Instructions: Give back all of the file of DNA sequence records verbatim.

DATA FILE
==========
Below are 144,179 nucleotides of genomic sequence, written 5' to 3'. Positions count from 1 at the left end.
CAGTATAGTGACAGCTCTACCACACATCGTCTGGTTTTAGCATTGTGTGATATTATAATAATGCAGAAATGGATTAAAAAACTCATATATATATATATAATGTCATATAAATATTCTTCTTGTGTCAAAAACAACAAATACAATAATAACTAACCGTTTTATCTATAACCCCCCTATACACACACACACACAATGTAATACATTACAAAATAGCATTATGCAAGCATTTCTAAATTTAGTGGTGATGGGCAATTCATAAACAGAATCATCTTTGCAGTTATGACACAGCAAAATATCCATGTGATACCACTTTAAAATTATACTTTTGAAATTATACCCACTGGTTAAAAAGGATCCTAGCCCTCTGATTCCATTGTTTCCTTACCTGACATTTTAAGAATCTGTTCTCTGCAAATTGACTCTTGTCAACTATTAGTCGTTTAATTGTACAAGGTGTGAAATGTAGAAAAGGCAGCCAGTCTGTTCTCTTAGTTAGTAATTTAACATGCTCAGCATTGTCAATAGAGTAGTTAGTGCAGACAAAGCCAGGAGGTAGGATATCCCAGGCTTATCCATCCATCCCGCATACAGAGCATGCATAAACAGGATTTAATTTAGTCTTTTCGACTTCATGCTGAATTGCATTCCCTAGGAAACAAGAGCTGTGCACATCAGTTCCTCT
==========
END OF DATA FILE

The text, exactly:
Below are 144,179 nucleotides of genomic sequence, written 5' to 3'. Positions count from 1 at the left end.
CAGTATAGTGACAGCTCTACCACACATCGTCTGGTTTTAGCATTGTGTGATATTATAATAATGCAGAAATGGATTAAAAAACTCATATATATATATATAATGTCATATAAATATTCTTCTTGTGTCAAAAACAACAAATACAATAATAACTAACCGTTTTATCTATAACCCCCCTATACACACACACACACAATGTAATACATTACAAAATAGCATTATGCAAGCATTTCTAAATTTAGTGGTGATGGGCAATTCATAAACAGAATCATCTTTGCAGTTATGACACAGCAAAATATCCATGTGATACCACTTTAAAATTATACTTTTGAAATTATACCCACTGGTTAAAAAGGATCCTAGCCCTCTGATTCCATTGTTTCCTTACCTGACATTTTAAGAATCTGTTCTCTGCAAATTGACTCTTGTCAACTATTAGTCGTTTAATTGTACAAGGTGTGAAATGTAGAAAAGGCAGCCAGTCTGTTCTCTTAGTTAGTAATTTAACATGCTCAGCATTGTCAATAGAGTAGTTAGTGCAGACAAAGCCAGGAGGTAGGATATCCCAGGCTTATCCATCCATCCCGCATACAGAGCATGCATAAACAGGATTTAATTTAGTCTTTTCGACTTCATGCTGAATTGCATTCCCTAGGAAACAAGAGCTGTGCACATCAGTTCCTCT